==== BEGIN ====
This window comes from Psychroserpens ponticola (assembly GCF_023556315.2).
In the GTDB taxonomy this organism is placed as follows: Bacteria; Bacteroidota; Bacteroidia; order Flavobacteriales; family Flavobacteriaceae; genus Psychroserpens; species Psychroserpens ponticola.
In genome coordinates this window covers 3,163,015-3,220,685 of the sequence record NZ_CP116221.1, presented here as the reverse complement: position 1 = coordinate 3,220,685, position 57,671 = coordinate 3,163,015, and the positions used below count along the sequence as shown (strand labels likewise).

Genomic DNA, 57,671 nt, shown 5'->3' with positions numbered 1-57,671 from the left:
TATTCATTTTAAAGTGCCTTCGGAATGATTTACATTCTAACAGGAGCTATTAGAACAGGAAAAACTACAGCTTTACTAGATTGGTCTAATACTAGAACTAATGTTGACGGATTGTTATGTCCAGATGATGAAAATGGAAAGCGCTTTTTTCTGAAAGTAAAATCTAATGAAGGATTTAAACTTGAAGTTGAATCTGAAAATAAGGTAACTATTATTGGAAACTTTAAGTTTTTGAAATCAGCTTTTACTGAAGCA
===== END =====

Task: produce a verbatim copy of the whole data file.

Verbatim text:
This window comes from Psychroserpens ponticola (assembly GCF_023556315.2).
In the GTDB taxonomy this organism is placed as follows: Bacteria; Bacteroidota; Bacteroidia; order Flavobacteriales; family Flavobacteriaceae; genus Psychroserpens; species Psychroserpens ponticola.
In genome coordinates this window covers 3,163,015-3,220,685 of the sequence record NZ_CP116221.1, presented here as the reverse complement: position 1 = coordinate 3,220,685, position 57,671 = coordinate 3,163,015, and the positions used below count along the sequence as shown (strand labels likewise).

Genomic DNA, 57,671 nt, shown 5'->3' with positions numbered 1-57,671 from the left:
TATTCATTTTAAAGTGCCTTCGGAATGATTTACATTCTAACAGGAGCTATTAGAACAGGAAAAACTACAGCTTTACTAGATTGGTCTAATACTAGAACTAATGTTGACGGATTGTTATGTCCAGATGATGAAAATGGAAAGCGCTTTTTTCTGAAAGTAAAATCTAATGAAGGATTTAAACTTGAAGTTGAATCTGAAAATAAGGTAACTATTATTGGAAACTTTAAGTTTTTGAAATCAGCTTTTACTGAAGCA